top of page


"Every poem in this collection is like a delicious small plate with tantalizing aromas, combinations of textures, deep and complex flavors. And in the end, they satisfy and nourish. After reading Francesco’s poems I am inspired to climb on my red bicycle once again and ride into the wonders that this life always has to offer if we make the effort to experience it. Humorous, poignant, insightful, memorable, these poems are far from small watt bulbs. They shed light on the human experience in both grand and personal ways. Like all good poetry, the final effect is greater than the sum of its parts. Ideas, words and phrases, similes and metaphors are just the ingredients in this dish. And like great cuisine, the final dish is no better than the quality of the ingredients. Francesco Pasqualino has laid a banquet that is both delicious and satisfying."


WQED Director of Programming,

Host of QED Cooks,


Cover Image for Website.PNG
"This debut collection of poetry is both a reflection on physical changes in familiar streets and scenes from Francesco Pasqualino’s youth in Pittsburgh as well as his travels. It contains insightful musings on humanity, natural wonders, and life’s challenges. Mr. Pasqualino’s conversational style and accessible verse invite the reader to ride along on his red bicycle as he reveals poignant details about everyday experiences many might otherwise overlook. Jump aboard for an enjoyable, memorable ride." 



Reading Red Bicycle Dreams  felt like having a great conversation with a friend about art over a perfect cup of espresso. Francesco Pasqualino left me with a wonderful experience of thinking about the writing process and the eventual product of that process as a reader. Using his conversational style, he invites us into his exploration of poetry and the writing process. This conversational style reminds me of the conclusion of Rainer Maria Rilke's poem, "Pathways," where a writer pursues their solitary craft with one dream: "You come too." Pasqualino asks us to come too, and we are lucky to be invited along for the ride.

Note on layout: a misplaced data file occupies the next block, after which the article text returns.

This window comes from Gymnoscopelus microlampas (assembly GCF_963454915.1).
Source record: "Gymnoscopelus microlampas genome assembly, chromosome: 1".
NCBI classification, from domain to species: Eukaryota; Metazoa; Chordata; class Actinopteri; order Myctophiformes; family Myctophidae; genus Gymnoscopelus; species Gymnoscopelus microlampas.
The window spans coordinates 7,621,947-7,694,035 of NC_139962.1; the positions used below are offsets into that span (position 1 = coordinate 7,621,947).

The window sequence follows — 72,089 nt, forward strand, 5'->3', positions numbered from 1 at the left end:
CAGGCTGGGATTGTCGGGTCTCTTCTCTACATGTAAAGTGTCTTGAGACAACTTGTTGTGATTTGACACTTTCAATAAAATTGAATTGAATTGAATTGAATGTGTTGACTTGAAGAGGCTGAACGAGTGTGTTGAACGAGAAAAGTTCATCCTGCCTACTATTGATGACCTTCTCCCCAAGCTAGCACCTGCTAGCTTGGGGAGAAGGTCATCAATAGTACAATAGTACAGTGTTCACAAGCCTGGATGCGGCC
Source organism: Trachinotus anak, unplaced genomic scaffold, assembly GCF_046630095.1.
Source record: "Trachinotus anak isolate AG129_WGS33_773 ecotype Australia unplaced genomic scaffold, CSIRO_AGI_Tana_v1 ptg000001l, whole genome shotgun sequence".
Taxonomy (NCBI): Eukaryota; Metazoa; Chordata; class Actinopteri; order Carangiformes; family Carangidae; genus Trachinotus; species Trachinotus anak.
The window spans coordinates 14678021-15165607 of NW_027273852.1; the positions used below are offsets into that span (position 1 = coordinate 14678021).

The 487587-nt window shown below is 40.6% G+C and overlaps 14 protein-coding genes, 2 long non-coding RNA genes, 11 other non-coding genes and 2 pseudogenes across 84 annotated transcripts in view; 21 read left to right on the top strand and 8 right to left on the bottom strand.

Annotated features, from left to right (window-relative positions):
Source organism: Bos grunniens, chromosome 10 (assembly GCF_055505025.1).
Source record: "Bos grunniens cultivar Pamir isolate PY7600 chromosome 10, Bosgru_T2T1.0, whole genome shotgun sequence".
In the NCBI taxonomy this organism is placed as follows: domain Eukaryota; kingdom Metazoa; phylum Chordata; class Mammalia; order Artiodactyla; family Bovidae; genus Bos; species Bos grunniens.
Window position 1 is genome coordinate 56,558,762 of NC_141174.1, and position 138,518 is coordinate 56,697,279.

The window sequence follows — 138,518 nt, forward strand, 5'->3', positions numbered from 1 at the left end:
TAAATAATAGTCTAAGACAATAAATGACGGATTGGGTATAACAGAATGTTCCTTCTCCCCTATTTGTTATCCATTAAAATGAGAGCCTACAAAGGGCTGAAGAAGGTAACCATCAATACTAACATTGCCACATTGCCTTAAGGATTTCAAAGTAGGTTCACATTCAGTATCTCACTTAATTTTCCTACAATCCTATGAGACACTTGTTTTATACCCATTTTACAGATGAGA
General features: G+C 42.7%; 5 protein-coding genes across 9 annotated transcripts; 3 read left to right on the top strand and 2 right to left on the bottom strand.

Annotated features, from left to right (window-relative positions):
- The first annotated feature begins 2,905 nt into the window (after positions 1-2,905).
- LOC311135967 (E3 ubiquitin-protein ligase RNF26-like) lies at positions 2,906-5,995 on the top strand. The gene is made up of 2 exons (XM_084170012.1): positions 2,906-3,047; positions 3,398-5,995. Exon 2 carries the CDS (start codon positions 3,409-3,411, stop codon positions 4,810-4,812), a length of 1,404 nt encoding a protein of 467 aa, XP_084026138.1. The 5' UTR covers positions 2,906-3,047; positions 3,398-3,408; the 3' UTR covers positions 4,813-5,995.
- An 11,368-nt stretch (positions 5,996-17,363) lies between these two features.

Reviewed by BROOKE PALMA, 2020

Mad Poets Society

Should someone ask if I know Francesco Pasqualino, author of Red Bicycle Dreams, I would reply that I certainly do know him through his poetry.  In this volume of collected poems are poignant verses that beckon readers to relate to his journey of memory and reflection as if the subjects were metaphors of their own experiences.  Pasqualino's themes are universal: memories, passage of time, and everyday scenes that ignite our imagination by drawing our attention to details/emotions/significance we would have overlooked. We can easily join in the sorrow of time passing with his moving poem, “Hello, Goodbye,” that describes memory of shared time with his old friend behind the expresso counter.  So too, we can feel the nostalgia he conveys when he recalls the loss of a once-magnificent bridge in “St. Pierre’s Ravine.”  Pasqualino’s “brightly chosen words,” as Ted Kooser would describe them, endow his deeply personal ruminations with the capacity to resonate with the reader. 


In learning more about the author through his poetry, I also found that Pasqualino possesses a droll sense of humor.  His wit sparkles in “At the Gym” with men preparing in the locker room to return to work following their exercise routines, and his yoga backpacking trip in “Hot Yoga” offers both a humorous situation he experienced and an insight about his self-awareness.  The wry humor of his grocery shopping at the co-op in “Supermarket Rebel” discloses his nonconformist side, as does his bicycling on Sunday mornings in “A Cup of Solitary City Streets.”  Pasqualino’s sense of humor must be a dominant character trait.  This obvious and sometimes subtle aspect of his personality is a delight to encounter in a poet. 


There is much that can be said about the themes of Pasqualino’s poetry that give the reader an appreciation of his personality and range of interests.   From the pure entertainment of “My Old Cat Lives a Pampered Life” to his introspective viewpoint on boomers in “Generation of Peace and Love,” it’s clear he won’t settle for the “prepackaged constellations” of poems found in the repertoires of other poets.  Instead, he seeks to explore the “possibilities in the unconnected stars” of his wide-ranging interests (references here are to “Old Mandolin.”  It is the breadth of subject matter he is willing to deal with, including darker topics as in “Stare Decisis,” that reveal Pasqualino as a person of strongly-held beliefs who can connect with the reader on a personal level through his uniquely talented ability to creatively phrase his ideas, feelings and dreams.


By reading and rereading Red Bicycle Dreams, I sense that I’m getting to know Francesco Pasqualino and hope there are future collections to savor from this gifted poet.  



Adjunct Professor, English Department

La Roche University

bottom of page